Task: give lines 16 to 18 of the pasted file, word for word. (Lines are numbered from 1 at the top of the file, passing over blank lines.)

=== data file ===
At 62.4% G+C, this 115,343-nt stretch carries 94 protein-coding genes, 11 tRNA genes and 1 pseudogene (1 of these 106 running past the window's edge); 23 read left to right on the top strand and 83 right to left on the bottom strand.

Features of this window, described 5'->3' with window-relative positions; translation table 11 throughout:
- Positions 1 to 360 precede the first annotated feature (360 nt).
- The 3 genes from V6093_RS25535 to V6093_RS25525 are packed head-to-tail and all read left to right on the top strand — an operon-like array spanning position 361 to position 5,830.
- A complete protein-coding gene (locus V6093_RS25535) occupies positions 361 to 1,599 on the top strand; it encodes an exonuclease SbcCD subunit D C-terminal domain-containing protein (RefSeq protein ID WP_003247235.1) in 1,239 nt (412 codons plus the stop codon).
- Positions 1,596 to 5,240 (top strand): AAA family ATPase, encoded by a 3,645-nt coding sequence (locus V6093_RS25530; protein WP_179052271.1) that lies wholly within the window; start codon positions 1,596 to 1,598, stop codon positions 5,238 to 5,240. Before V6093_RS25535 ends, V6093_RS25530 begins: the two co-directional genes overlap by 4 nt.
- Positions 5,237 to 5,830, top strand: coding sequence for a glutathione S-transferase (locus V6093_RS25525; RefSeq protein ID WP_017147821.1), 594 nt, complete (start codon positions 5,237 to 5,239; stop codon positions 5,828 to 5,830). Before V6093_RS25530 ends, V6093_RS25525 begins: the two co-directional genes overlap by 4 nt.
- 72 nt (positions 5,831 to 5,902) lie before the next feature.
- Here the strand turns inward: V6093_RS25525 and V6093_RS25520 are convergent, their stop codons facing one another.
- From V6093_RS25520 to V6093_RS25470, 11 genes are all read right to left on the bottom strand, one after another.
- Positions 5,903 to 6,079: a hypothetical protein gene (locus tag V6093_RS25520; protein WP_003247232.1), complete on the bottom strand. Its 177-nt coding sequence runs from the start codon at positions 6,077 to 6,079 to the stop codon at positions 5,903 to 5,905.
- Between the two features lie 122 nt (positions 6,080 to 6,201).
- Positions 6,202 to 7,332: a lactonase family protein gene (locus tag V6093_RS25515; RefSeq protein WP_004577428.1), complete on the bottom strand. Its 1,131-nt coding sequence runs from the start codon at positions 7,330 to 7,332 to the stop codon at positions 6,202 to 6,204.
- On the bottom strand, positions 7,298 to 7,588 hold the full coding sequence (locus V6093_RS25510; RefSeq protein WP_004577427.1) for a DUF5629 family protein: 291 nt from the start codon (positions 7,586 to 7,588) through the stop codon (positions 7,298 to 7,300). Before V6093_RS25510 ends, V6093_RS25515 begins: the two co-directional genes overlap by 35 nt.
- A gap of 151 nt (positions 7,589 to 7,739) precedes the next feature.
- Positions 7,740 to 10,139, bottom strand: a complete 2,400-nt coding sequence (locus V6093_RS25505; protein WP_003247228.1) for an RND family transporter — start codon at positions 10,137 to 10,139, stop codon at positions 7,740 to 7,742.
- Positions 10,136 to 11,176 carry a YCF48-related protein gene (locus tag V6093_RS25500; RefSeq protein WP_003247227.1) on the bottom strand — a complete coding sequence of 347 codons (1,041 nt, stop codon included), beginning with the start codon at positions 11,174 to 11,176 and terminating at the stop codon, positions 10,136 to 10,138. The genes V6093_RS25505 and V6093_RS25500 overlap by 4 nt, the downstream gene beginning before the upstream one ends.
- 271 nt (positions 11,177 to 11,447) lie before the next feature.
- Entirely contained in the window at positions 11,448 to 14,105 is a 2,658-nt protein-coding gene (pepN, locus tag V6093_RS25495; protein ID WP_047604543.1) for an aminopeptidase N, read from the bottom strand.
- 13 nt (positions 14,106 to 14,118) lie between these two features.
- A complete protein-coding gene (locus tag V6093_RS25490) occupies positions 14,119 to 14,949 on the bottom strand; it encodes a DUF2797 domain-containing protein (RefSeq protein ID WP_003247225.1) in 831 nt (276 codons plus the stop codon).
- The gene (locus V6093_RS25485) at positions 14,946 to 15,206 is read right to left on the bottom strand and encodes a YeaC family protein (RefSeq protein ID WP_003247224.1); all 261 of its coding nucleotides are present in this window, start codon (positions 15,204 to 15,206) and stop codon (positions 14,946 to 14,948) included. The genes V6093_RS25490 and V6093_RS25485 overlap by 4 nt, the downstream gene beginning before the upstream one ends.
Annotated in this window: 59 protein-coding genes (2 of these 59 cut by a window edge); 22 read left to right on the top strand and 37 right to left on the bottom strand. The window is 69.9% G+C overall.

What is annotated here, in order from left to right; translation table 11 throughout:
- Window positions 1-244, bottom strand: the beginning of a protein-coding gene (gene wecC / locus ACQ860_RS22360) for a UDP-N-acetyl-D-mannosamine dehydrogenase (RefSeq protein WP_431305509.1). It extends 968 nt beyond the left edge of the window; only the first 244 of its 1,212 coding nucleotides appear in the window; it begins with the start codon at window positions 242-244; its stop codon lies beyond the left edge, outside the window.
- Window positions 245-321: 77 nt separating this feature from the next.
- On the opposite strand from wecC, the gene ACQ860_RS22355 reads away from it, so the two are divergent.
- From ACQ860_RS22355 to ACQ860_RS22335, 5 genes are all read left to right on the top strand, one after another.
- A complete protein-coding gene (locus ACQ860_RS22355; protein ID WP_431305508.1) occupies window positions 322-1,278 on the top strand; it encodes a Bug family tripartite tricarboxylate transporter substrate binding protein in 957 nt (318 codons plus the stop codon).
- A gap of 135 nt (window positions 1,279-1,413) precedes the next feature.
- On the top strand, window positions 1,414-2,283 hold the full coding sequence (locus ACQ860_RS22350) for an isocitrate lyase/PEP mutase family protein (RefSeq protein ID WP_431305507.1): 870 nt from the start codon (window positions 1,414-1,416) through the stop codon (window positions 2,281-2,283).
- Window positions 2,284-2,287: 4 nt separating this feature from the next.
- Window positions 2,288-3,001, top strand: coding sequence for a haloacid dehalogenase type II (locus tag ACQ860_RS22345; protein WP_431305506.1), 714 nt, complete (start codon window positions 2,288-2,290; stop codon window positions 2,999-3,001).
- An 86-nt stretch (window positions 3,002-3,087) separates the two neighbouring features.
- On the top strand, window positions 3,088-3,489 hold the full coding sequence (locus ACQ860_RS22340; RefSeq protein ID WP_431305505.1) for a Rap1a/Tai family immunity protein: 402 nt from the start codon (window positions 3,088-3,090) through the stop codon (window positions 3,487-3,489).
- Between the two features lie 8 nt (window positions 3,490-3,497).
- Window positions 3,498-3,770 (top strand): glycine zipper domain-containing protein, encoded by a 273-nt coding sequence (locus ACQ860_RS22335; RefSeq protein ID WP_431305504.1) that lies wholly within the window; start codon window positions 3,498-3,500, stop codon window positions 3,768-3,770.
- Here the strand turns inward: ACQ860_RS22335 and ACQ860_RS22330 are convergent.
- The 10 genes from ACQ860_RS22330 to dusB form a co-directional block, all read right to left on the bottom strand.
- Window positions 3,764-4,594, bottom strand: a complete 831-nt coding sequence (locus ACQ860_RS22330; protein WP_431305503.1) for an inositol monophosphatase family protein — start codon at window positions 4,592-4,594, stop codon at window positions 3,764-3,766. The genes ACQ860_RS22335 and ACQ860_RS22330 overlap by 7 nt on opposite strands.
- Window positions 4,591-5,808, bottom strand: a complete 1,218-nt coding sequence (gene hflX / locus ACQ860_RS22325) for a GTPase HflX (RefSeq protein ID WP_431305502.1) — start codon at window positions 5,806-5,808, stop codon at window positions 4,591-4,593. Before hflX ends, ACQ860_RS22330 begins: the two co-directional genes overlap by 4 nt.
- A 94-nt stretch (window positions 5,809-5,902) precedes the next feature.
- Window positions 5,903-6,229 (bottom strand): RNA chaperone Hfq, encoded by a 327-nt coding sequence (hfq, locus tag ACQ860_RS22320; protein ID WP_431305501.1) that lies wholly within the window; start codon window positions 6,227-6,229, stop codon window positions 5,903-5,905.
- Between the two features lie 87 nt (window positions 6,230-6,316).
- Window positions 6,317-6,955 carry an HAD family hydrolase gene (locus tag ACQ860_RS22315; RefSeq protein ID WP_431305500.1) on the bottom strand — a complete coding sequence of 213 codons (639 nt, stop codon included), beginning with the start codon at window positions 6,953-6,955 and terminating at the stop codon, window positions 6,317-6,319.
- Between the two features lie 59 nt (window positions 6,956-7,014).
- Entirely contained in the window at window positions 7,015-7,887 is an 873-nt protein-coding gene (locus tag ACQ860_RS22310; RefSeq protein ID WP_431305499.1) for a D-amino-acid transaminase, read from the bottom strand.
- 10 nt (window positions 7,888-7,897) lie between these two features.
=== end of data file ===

- Positions 7,740 to 10,139, bottom strand: a complete 2,400-nt coding sequence (locus V6093_RS25505; protein WP_003247228.1) for an RND family transporter — start codon at positions 10,137 to 10,139, stop codon at positions 7,740 to 7,742.
- Positions 10,136 to 11,176 carry a YCF48-related protein gene (locus tag V6093_RS25500; RefSeq protein WP_003247227.1) on the bottom strand — a complete coding sequence of 347 codons (1,041 nt, stop codon included), beginning with the start codon at positions 11,174 to 11,176 and terminating at the stop codon, positions 10,136 to 10,138. The genes V6093_RS25505 and V6093_RS25500 overlap by 4 nt, the downstream gene beginning before the upstream one ends.
- 271 nt (positions 11,177 to 11,447) lie before the next feature.